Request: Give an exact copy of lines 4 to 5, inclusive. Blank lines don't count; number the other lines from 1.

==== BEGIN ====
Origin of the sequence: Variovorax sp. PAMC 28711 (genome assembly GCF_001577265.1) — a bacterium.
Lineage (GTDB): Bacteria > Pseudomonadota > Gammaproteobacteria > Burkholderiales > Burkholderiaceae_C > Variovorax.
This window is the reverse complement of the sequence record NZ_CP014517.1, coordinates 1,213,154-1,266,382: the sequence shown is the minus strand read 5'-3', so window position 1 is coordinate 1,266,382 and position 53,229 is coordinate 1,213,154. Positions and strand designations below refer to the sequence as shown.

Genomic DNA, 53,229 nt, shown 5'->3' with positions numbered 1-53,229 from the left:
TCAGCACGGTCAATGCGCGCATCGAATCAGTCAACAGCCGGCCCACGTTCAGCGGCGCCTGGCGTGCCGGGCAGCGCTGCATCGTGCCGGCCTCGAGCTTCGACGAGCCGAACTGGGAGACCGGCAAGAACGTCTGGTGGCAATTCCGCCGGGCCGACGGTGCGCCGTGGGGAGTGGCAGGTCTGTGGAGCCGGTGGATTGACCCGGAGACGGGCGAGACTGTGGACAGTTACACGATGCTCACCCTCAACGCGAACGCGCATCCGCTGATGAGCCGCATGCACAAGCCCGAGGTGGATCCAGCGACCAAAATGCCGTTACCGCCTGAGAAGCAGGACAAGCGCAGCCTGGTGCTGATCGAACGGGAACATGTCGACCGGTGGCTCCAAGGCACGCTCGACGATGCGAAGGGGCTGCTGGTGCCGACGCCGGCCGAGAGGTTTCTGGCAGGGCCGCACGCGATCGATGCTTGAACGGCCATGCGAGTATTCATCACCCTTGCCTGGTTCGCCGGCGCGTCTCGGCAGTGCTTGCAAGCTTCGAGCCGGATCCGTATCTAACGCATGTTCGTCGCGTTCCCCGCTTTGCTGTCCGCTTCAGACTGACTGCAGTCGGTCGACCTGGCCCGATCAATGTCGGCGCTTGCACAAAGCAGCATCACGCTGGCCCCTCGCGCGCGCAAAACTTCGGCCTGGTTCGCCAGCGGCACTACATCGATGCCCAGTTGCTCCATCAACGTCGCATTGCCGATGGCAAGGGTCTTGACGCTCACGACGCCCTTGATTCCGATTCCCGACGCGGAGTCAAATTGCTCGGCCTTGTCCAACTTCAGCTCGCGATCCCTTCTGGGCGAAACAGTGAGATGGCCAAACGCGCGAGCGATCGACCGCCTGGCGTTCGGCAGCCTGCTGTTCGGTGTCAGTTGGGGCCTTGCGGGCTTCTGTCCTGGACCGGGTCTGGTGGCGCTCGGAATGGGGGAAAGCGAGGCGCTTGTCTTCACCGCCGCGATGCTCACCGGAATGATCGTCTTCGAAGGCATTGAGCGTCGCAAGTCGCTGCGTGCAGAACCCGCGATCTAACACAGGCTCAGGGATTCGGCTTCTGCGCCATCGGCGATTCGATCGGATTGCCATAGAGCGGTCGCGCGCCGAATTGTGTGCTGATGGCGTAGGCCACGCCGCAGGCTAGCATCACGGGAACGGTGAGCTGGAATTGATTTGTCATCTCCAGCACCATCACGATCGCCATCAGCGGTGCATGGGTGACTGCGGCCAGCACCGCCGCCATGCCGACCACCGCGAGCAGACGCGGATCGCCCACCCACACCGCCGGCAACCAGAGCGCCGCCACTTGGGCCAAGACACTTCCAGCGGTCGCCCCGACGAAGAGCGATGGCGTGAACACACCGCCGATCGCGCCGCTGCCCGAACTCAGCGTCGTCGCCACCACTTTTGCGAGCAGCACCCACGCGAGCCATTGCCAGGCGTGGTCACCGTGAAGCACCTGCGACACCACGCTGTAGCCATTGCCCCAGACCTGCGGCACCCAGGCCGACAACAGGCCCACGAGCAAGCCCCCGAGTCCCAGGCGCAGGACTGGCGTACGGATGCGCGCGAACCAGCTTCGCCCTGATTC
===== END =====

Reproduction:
Genomic DNA, 53,229 nt, shown 5'->3' with positions numbered 1-53,229 from the left:
TCAGCACGGTCAATGCGCGCATCGAATCAGTCAACAGCCGGCCCACGTTCAGCGGCGCCTGGCGTGCCGGGCAGCGCTGCATCGTGCCGGCCTCGAGCTTCGACGAGCCGAACTGGGAGACCGGCAAGAACGTCTGGTGGCAATTCCGCCGGGCCGACGGTGCGCCGTGGGGAGTGGCAGGTCTGTGGAGCCGGTGGATTGACCCGGAGACGGGCGAGACTGTGGACAGTTACACGATGCTCACCCTCAACGCGAACGCGCATCCGCTGATGAGCCGCATGCACAAGCCCGAGGTGGATCCAGCGACCAAAATGCCGTTACCGCCTGAGAAGCAGGACAAGCGCAGCCTGGTGCTGATCGAACGGGAACATGTCGACCGGTGGCTCCAAGGCACGCTCGACGATGCGAAGGGGCTGCTGGTGCCGACGCCGGCCGAGAGGTTTCTGGCAGGGCCGCACGCGATCGATGCTTGAACGGCCATGCGAGTATTCATCACCCTTGCCTGGTTCGCCGGCGCGTCTCGGCAGTGCTTGCAAGCTTCGAGCCGGATCCGTATCTAACGCATGTTCGTCGCGTTCCCCGCTTTGCTGTCCGCTTCAGACTGACTGCAGTCGGTCGACCTGGCCCGATCAATGTCGGCGCTTGCACAAAGCAGCATCACGCTGGCCCCTCGCGCGCGCAAAACTTCGGCCTGGTTCGCCAGCGGCACTACATCGATGCCCAGTTGCTCCATCAACGTCGCATTGCCGATGGCAAGGGTCTTGACGCTCACGACGCCCTTGATTCCGATTCCCGACGCGGAGTCAAATTGCTCGGCCTTGTCCAACTTCAGCTCGCGATCCCTTCTGGGCGAAACAGTGAGATGGCCAAACGCGCGAGCGATCGACCGCCTGGCGTTCGGCAGCCTGCTGTTCGGTGTCAGTTGGGGCCTTGCGGGCTTCTGTCCTGGACCGGGTCTGGTGGCGCTCGGAATGGGGGAAAGCGAGGCGCTTGTCTTCACCGCCGCGATGCTCACCGGAATGATCGTCTTCGAAGGCATTGAGCGTCGCAAGTCGCTGCGTGCAGAACCCGCGATCTAACACAGGCTCAGGGATTCGGCTTCTGCGCCATCGGCGATTCGATCGGATTGCCATAGAGCGGTCGCGCGCCGAATTGTGTGCTGATGGCGTAGGCCACGCCGCAGGCTAGCATCACGGGAACGGTGAGCTGGAATTGATTTGTCATCTCCAGCACCATCACGATCGCCATCAGCGGTGCATGGGTGACTGCGGCCAGCACCGCCGCCATGCCGACCACCGCGAGCAGACGCGGATCGCCCACCCACACCGCCGGCAACCAGAGCGCCGCCACTTGGGCCAAGACACTTCCAGCGGTCGCCCCGACGAAGAGCGATGGCGTGAACACACCGCCGATCGCGCCGCTGCCCGAACTCAGCGTCGTCGCCACCACTTTTGCGAGCAGCACCCACGCGAGCCATTGCCAGGCGTGGTCACCGTGAAGCACCTGCGACACCACGCTGTAGCCATTGCCCCAGACCTGCGGCACCCAGGCCGACAACAGGCCCACGAGCAAGCCCCCGAGTCCCAGGCGCAGGACTGGCGTACGGATGCGCGCGAACCAGCTTCGCCCTGATTC